For A, it may seem obvious why you shouldn’t do this but I’ll say it anyway. Like I told the learners, there is no way to know everything about everything and if they’re learning about said thing then how could they possibly know everything you’re speaking of?

On to B. Yes, some questions can be very, very dumb. But if someone is being genuine and seriously does not know the answer to the question they’re asking then you, as someone who is wishing to educate and spread the word, have no right to make them feel incompetent. That is what leads people to dislike learning. Rudeness does not equal a successful education process. People will not retain the information if they’re too busy punching you in the head.

And finally to C. A lot of people, on Tumblr especially, believe that everybody everywhere should agree with every single cause. I would just like to say that a whole lot of times people don’t know about the cause. Educate them. Some people have heard about it but never really had the motivation to research it. Educate them. Some people just don’t believe in it. You could educate them on your side of things in a kind-hearted debate. But, and there always is a but, if they have never heard of it and don’t ever want to, then respect that. If they have heard of it but don’t care to know more, respect that. If they disagree with you and don’t want to hear why you believe what you believe, respect that. That’s one of the most important lessons in “lessoning.” Sometimes you have to allow people to exist the way they are. It can be frustrating, but it is part of the human condition.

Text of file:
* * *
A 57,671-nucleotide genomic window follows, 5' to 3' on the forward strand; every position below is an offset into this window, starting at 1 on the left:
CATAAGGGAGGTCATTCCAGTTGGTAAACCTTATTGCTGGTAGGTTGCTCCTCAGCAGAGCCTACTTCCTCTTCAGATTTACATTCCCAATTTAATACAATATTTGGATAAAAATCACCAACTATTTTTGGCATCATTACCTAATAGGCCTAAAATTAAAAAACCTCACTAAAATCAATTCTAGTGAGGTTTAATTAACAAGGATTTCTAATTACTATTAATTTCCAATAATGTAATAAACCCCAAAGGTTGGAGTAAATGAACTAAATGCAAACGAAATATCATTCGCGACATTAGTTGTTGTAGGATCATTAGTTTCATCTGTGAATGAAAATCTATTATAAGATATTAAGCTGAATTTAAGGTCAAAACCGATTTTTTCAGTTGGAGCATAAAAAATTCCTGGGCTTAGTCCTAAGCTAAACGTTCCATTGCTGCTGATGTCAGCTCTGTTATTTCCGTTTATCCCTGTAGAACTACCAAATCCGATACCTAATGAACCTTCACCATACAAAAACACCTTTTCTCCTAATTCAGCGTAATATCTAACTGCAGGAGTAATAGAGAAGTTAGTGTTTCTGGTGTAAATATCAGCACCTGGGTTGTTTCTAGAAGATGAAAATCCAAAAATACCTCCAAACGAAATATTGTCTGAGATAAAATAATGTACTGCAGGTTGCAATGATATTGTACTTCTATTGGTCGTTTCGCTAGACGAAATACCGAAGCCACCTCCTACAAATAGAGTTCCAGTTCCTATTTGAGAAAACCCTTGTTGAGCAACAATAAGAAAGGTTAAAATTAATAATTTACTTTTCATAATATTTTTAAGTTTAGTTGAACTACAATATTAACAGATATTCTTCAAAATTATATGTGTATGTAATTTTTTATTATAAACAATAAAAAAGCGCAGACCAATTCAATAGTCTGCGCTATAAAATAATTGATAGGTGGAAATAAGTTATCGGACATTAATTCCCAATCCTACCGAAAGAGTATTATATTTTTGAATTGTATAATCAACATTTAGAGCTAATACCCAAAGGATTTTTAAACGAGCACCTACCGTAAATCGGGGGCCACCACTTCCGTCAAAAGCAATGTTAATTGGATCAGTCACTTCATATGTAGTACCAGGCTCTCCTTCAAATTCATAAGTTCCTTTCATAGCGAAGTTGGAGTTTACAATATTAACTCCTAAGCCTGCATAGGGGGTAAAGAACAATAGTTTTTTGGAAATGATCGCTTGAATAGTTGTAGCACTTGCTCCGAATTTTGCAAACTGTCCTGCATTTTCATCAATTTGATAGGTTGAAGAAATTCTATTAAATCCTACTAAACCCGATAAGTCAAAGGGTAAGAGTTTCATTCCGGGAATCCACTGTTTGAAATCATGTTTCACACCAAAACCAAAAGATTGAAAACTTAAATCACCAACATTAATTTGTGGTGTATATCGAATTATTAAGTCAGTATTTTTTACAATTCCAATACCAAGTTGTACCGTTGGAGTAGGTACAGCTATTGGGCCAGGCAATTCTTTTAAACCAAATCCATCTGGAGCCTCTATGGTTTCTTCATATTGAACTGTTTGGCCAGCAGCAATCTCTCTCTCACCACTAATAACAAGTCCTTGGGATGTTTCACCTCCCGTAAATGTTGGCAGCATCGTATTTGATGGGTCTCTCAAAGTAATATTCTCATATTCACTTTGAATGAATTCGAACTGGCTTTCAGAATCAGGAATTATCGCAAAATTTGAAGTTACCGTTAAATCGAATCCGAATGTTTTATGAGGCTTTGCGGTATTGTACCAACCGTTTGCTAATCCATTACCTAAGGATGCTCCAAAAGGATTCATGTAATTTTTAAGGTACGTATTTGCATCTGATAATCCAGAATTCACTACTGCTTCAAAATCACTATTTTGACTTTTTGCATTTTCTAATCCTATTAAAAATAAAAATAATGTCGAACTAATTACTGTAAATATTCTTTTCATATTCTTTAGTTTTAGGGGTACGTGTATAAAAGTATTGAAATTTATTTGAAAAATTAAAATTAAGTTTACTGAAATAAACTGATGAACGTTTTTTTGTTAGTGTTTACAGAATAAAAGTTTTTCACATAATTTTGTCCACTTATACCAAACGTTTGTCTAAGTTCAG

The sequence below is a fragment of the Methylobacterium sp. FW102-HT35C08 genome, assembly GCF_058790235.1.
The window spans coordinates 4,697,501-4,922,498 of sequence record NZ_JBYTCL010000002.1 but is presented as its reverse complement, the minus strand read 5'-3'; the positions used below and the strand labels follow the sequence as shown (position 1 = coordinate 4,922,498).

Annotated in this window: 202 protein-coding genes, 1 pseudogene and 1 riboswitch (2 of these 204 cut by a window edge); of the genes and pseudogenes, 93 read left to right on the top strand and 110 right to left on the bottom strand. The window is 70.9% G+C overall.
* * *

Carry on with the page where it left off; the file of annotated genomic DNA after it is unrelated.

What people fight for, what people die for, what people discuss and debate—that is all open and out there waiting to be consumed. For the learners, you do not have to get caught up in thinking that you have to have an opinion on everything nor do you need to know everything about everything. The Internet opens us to a lot but it doesn’t have to swallow us whole. For my teachers, you have the information within you. Share it wisely and with kindness. No one likes being made to feel useless or foolish for not knowing something and if a person comes to you for help, then realize that they’re now in a vulnerable spot. Do not abuse that.

I think this lesson is one to always hold close. I know I’ve found myself in situations where I just want to yell and scream because of a person who’s debating with me about what I believe in. Instead, I take a breath and “lesson” them on why I believe in what I do. After that, it’s out of my hands. When a friend wants to know more details about something I believe in—I always, with great care, give them  my own, personal, emotions behind it, and then the facts.

I suppose the overarching lesson behind my lesson of lessons is this: kindness really is the way to share, spread and learn ideas.

Hate falls flat every time, but kindness can transcend just about anything.

-Lesson by Hayley Verdeyen-